For years, local officials have looked to Canada – and the bustling Toronto metro area in particular – as a ripe market, full of companies that could benefit from expanding into the United States by setting up shop in the Buffalo Niagara region.

And now, after years of lukewarm results, those hopes are beginning to turn into a smattering of significant projects – and scores of smaller ones – that will bring hundreds of jobs and tens of millions of dollars in new investment to the region.

From Ford Motor Co.’s plans, revealed last week, to hire 300 new workers at its stamping plant in Hamburg to make parts for expanded operations at its assembly plant in Oakville, Ont., to Welded Tube’s new factory that opened this summer in Lackawanna, to plans for a Toronto outdoor furniture maker to take over a pair of sprawling waterfront warehouses, Canadian companies have been investing in Buffalo Niagara at an unparalleled pace.

Since the beginning of 2011, Canadian companies have announced plans to invest $460 million in expansion projects in the region, led by the massive, $400 million Greenpac paper mill in Lockport that will employ about 110 people.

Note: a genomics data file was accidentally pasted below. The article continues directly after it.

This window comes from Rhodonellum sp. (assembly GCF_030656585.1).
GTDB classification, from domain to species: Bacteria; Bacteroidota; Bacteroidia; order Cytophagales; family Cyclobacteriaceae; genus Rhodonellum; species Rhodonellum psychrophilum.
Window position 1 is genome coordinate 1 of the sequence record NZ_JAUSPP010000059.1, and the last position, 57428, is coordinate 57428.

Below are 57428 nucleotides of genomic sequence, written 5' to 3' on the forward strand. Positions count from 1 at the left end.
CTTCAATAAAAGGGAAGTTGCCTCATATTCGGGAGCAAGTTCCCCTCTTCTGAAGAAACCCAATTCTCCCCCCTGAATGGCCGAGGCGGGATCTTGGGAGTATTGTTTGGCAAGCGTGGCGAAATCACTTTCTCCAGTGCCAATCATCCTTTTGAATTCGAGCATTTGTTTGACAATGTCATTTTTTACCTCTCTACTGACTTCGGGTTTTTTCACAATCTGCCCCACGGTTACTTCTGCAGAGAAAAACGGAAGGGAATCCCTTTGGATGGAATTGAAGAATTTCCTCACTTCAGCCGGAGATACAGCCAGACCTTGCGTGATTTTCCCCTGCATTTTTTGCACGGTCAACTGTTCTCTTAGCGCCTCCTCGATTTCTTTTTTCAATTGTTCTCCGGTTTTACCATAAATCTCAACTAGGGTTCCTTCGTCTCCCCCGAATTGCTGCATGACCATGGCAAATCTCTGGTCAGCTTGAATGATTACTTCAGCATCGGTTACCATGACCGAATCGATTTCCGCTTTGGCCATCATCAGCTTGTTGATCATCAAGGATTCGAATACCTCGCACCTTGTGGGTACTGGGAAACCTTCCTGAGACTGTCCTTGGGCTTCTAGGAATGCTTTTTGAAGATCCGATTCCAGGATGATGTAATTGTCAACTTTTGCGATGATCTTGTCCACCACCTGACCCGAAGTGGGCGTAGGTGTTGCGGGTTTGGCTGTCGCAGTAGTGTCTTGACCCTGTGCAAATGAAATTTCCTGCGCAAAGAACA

Even excluding the paper mill project, which involves such a large investment that it makes comparisons with previous years difficult, the region has brought in $60 million in new Canadian investment over the last three years – $10 million more than it attracted during the previous eight years combined, according to data from the Buffalo Niagara Enterprise business development and marketing group.

“There definitely has been a significant uptick in Canadian activity, especially in manufacturing,” said Paul S. Pfeiffer, a spokesman for the BNE, which has been targeting Canadian companies.

Those efforts included a direct-mail campaign during the last year that sent materials touting the economic benefits of Buffalo Niagara to more than 2,000 Canadian manufacturers. The BNE also hired its own business representative in Ontario a year ago, after New York State closed its economic-development office in Toronto.